Gonzales testifies all day but provides few answers.

Gonzales testifies all day but provides few answers.

Gonzales testifies all day but provides few answers.

A summary of what's in the major U.S. newspapers.
April 20 2007 5:45 AM

Is This the End?

The New York Times and Los Angeles Timeslead, while the Wall Street Journal tops its world-wide newsbox, with the harsh criticism Attorney General Alberto Gonzales endured yesterday from senators of both parties as he tried to, once again, explain the firings of eight U.S. attorneys last year. By all accounts, he wasn't successful ("Gonzales lost more ground," says the WSJ). Only one GOP lawmaker came to the attorney general's defense and one Republican senator went as far as to directly call for his resignation. In a daylong appearance before the Senate judiciary committee, Gonzales apologized for the way the firings were handled, but insisted that, ultimately, firing the U.S. attorneys was the right decision.

USA Todayleads with a look at the many walk-in clinics run by the Department of Veterans Affairs that are lacking staff. While the number of veterans from Iraq and Afghanistan that visit these clinics has doubled since 2004,the staff has increased by less than 10 percent. The Washington Postoff-leads Gonzales but leads with news that the House of Representatives passed a bill that would give Washington, D.C., its first voting seat  in Congress. But the paper notes up high that the District's victory might be short-lived because there don't appear to be enough votes in the Senate to overcome a filibuster and President Bush has threatened to veto the bill.

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Gonzales said he didn't know why two of the U.S. attorneys were fired until after the fact and admitted that he never looked at any of the performance reviews before the prosecutors were dismissed. Senators were visibly angry with Gonzales' changing explanations and his claim that he wasn't closely involved with the process. Slate'sDahlia Lithwick succinctly summarizes Gonzales' position on the firings: "The process was a total, ad-hoc wreck. The decisions were rock solid." The senators seemed to be most frustrated with Gonzales' repeated use of the phrase "I don't recall," words he uttered more than 50 times yesterday. As exasperated as the senators might have been, all the papers remind readers that only the president has the power to fire the attorney general, and yesterday the White House expressed its support for Gonzales. The hearing resulted in Slate's Gonzo-Meter increasing the chances of Gonzales leaving to 95 percent—"If he persuaded even a single soul of his great competence, we'll eat our meter."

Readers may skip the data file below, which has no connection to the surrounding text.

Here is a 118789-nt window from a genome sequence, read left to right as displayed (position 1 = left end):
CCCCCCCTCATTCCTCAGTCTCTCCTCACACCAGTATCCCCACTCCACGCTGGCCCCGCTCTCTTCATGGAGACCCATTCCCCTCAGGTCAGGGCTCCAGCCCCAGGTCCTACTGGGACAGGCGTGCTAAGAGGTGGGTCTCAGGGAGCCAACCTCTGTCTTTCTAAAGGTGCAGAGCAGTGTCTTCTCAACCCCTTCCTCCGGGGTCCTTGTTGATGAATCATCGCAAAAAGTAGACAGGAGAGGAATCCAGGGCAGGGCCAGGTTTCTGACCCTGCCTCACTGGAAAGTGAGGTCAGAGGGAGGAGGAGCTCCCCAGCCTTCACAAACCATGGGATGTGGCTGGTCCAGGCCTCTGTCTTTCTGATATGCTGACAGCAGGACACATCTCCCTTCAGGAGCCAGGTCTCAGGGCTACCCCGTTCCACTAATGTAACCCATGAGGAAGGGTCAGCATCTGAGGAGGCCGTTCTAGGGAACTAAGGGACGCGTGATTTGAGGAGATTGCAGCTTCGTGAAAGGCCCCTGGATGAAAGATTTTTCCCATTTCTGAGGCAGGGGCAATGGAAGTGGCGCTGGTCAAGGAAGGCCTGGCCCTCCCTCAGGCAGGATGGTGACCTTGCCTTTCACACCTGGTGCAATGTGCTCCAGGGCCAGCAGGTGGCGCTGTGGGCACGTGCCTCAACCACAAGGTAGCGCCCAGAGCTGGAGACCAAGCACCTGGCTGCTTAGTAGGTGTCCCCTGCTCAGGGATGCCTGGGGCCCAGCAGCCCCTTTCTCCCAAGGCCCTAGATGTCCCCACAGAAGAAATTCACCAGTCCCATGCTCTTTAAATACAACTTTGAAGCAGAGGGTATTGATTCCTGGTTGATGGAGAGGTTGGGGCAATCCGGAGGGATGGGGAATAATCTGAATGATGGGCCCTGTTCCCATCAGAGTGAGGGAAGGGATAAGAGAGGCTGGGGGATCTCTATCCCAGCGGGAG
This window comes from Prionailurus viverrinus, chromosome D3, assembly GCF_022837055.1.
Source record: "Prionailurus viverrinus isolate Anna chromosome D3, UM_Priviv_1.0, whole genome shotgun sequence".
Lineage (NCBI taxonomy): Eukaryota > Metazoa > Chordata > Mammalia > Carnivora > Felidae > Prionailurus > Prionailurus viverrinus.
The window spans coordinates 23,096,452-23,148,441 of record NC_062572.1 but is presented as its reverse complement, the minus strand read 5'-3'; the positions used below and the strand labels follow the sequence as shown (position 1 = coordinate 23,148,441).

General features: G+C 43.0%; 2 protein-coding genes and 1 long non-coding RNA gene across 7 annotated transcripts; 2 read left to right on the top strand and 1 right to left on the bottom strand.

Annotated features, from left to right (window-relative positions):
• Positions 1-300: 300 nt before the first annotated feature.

The NYT fronts word that as many as eight of Cho Seung-Hui's teachers at Virginia Tech had created what one described as a "task force" in the last 18 months to try to figure out what to do about the student who would eventually go on to kill 32 people. Having read Cho's writings,  the professors and students in the English department "appear to have worked harder than anyone to intervene in his life." Members of this "task force" tried twice to ask for help from university officials, but they never got anywhere. The paper also reveals that one of the students who was killed had a connection to Cho before the massacre. Several students said  Ross Alameddine, a 20-year-old English major, had tried to talk to Cho on several occasions.

The LAT fronts, and everyone mentions, the way in which NBC was forced to go on the defensive yesterday as criticism increased over the network's decision to air some of the photographs and videos mailed in by Cho. Many warned that airing the footage could encourage copycats, while some, including members of the Virginia Tech community, criticized NBC for giving a platform to a man who had caused so much pain. Despite the protests, it should come as no surprise that NBC's newscast won the ratings war on the night the images were released. Yesterday, NBC and the other networks announced they would severely limit their use of the images. Meanwhile, the NYT reports that some of the network's competitors criticized the way the images were distributed—they came with a list of rules and a requirement that NBC News be credited. Slate's Jack Shafer says, "The real story ... is the odd restraint NBC News showed" when it chose not to air several of the photographs and videos Cho sent.   

The Post fronts the announcement by Virginia Tech that students will have flexibility in how they choose to end the few remaining weeks of the semester. Returning to class won't be mandatory and students can decide to get credit with the grades they earned before the shootings. 

The LAT fronts word that the U.S. military is building a 3-mile-long wall in Baghdad to separate the largely Sunni district of Adhamiya from the surrounding Shiite neighborhoods. This would mark the first time that a barrier is being constructed based on sectarian lines. The construction, which was first reported yesterday by Stars and Stripes, has succeeded in uniting Shiites and Sunnis against the wall. Many worry that this could be the beginning of a plan to carve up Iraq's capital into sectarian areas.

It's not Hollywood, but it'll have to do. … Sanjaya Malakar may have been booted from American Idol but that doesn't mean his fun is over. On Saturday, Sanjaya will be able to mingle with all the hot-for-D.C. personalities at the White House Correspondents' Dinner, reports the WP's Reliable Source. The 17-year-old with a weak voice (but great hair) who threatened to bring down the most powerful franchise on television will be attending the festivities as a guest of People.

Daniel Politi has been contributing to Slate since 2004 and wrote the Today’s Papers column from 2006 to 2009. Follow him on Twitter.